The WeddingWise Guide to Choosing Your Wedding Dress

Steff Green • April 29, 2014
The WeddingWise Guide to Choosing Your Wedding Dress - WeddingWise Articles

After finding the perfect partner, choosing the wedding dress is probably the hardest decision any bride faces. You know that on your wedding day all eyes will be on you, and you want to look fabulous. But there are so many dresses to choose from, how can you possibly find that one dress that will make your heart sing?

Here at WeddingWise, we’ve compiled this simple guide to everything you need to know about choosing a wedding dress. By using this guide to colours, cuts, fabrics and styles, you’ll soon find the dress that’s perfect for you.

Find the best wedding dress designers and shops in the WeddingWise directory, and search for wedding dress inspiration in the Lookbook.

The WeddingWise Guide to Choosing Your Wedding Dress - WeddingWise Articles

The Colour

The vast majority of wedding dresses sold are white. However, now more than ever, alternative colours are being embraced. When you start looking for a wedding dress, think about whether you want colour or not – it may seem weird after seeing so many white dresses in stores and in movies, but colour is definitely not to be feared! Even if you opt for a white or off-white dress, you can add a pop of colour with ribbon, beading, accessories and coloured crinolines.

  • White: Ever since Queen Victoria wore a white lace dress for her wedding to Prince Albert in 1840, the “traditional” colour for wedding dresses has been white.
  • Off white, cream, ivory: If you find pure white too stark but still want that traditional look, opt for a colour that’s mostly white: off-white, cream and ivory are extremely popular alternatives for brides.
  • Red: Deep and passionate, a red wedding dress will definitely make a statement. Red is the traditional colour for wedding dresses in India and many parts of Asia.
  • Pink: Whether it’s a subtle pastel hue or a bold fuchsia, pink is a colour that demands attention.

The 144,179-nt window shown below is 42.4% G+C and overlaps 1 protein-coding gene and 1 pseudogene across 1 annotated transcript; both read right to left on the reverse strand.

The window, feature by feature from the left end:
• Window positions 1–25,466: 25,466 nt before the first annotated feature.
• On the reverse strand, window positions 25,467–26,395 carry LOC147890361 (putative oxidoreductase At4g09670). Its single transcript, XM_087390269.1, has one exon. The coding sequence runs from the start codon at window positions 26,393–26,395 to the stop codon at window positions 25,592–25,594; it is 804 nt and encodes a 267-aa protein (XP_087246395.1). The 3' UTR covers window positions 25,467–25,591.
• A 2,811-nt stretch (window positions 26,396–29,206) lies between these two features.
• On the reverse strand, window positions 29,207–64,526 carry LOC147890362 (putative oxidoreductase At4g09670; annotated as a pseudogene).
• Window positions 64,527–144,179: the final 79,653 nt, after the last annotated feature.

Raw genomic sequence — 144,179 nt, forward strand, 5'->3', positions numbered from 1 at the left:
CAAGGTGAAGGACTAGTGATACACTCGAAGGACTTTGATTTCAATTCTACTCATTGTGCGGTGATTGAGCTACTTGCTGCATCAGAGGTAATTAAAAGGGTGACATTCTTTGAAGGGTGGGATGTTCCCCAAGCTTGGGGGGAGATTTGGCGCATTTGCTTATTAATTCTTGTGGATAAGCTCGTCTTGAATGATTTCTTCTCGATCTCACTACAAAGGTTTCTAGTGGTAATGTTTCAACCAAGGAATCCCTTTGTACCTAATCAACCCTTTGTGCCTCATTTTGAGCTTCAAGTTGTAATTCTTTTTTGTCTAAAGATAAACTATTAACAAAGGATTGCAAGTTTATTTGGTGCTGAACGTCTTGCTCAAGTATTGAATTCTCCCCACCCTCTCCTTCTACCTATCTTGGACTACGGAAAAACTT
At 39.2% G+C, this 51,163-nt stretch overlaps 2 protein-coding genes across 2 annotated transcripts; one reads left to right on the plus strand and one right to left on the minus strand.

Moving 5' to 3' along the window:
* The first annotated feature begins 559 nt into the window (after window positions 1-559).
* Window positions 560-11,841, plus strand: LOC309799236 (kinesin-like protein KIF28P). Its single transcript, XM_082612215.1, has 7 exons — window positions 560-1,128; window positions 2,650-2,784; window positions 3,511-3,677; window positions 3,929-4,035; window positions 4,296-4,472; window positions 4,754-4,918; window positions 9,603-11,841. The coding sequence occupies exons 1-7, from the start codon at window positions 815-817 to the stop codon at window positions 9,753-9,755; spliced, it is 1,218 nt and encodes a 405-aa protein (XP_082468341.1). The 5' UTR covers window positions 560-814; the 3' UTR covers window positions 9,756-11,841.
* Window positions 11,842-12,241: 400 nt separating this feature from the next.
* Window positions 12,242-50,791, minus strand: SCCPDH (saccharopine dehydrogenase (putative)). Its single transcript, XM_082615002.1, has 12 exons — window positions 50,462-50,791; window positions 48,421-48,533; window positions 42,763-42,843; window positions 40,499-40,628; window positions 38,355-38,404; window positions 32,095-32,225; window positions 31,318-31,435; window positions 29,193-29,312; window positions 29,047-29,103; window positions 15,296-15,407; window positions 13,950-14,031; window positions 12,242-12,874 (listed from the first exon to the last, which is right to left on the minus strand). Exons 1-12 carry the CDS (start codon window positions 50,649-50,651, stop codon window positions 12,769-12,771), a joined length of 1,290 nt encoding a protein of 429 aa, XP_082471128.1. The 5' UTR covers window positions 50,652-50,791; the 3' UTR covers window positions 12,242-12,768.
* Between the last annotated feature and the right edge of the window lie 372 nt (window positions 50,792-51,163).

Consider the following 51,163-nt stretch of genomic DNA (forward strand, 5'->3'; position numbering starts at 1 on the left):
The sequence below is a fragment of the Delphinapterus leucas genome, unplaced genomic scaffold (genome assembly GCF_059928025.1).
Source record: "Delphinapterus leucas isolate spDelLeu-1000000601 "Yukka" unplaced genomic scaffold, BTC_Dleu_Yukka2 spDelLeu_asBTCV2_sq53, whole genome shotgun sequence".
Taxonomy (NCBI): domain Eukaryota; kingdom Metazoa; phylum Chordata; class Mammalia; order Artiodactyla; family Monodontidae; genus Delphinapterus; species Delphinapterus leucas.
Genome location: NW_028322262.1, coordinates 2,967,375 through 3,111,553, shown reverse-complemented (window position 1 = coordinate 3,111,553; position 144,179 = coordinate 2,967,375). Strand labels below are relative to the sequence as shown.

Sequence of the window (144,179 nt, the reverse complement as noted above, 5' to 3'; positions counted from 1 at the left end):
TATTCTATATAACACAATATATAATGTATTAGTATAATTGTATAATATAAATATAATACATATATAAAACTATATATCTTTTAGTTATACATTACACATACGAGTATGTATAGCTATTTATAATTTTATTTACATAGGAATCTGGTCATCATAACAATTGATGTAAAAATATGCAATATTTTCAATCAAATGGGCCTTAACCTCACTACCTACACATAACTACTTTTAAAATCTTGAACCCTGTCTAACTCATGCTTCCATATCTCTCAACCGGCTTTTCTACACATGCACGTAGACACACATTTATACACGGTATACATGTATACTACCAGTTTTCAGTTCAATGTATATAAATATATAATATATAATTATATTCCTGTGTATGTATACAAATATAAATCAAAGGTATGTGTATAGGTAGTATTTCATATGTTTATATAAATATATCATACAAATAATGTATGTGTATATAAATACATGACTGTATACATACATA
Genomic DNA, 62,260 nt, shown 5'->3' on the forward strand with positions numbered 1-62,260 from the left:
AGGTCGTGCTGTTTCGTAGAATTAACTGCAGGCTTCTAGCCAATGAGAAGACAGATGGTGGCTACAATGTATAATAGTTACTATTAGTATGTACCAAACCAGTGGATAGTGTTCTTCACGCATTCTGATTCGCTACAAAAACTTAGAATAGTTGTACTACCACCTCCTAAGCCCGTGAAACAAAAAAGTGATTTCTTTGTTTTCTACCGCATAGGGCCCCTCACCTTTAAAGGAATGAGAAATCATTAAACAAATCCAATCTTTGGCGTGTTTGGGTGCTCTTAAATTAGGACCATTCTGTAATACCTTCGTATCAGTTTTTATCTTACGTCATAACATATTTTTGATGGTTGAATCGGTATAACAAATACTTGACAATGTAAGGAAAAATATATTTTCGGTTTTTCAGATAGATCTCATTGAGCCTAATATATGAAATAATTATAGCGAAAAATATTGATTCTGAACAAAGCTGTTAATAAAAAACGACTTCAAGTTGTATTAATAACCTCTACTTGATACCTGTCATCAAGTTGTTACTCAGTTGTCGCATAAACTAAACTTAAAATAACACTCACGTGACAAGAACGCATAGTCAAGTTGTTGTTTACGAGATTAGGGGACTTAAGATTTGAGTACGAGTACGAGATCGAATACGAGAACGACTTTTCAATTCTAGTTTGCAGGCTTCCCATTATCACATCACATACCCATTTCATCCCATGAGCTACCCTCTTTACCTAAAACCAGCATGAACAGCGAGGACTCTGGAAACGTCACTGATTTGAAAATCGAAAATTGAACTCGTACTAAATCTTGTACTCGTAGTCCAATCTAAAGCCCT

• Blue: In medieval Europe, blue symbolised purity and chastity, and a brides would often wear a blue dress or carry some type of blue fabric – the origin of our “something blue” tradition.
  • Black: Black dresses are particularly popular at gothic and alternative weddings, and will also look stunning at a sophisticated cocktail wedding. Tone down all that black with sparkling accessories and a touch of colour in your bag or shoes.

Of course, dresses come in all the colours of the rainbow, with green, purple, orange and even grey becoming increasingly popular. Choose a colour that fits your personality!

The WeddingWise Guide to Choosing Your Wedding Dress - WeddingWise Articles

The Cut

The cut refers to the way the dress is shaped and styled. Every bride should try on a few dresses with different cuts to get an idea of what looks best on her figure. All brides can find a dress that makes them look gorgeous – it’s all about flaunting your best features. Here are some basic guidelines to help you choose a cut that will flatter your figure:

  • If you’re pear-shaped, or want to hide your hips/thighs, try: A dress with a tight bodice (to accentuate your bust) and a full skirt that flares out over your hips. This draws attention to your waist and away from larger hips.
  • If you’re tall and waifish, try: a simple, sleek silhouette. Look for floaty fabrics and elegant drapes and folds. Too much embellishment on a taller frame can look quite kitschy, so keep the bling to a minimum.
  • If you’re athletic or “straight-up-and-down”, try: a fishtail, trumpet or bias-cut skirt. That flare at the bottom will give you the sultry silhouette you want. If possible, avoid sleeves to show off those sexy sculpted arms.
  • If you’re petite, try: an empire-cut dress – by cutting the dress above your natural waist, you give the illusion of more height. Keep embellishments petite too, as larger adornments will swamp your figure.
  • If you’re lacking in the chest area, try: V-necks, halter necks or ruched bodices give the allusion of more. You can also add a bit of padding here – go on, be cheeky, it’s your wedding day after all!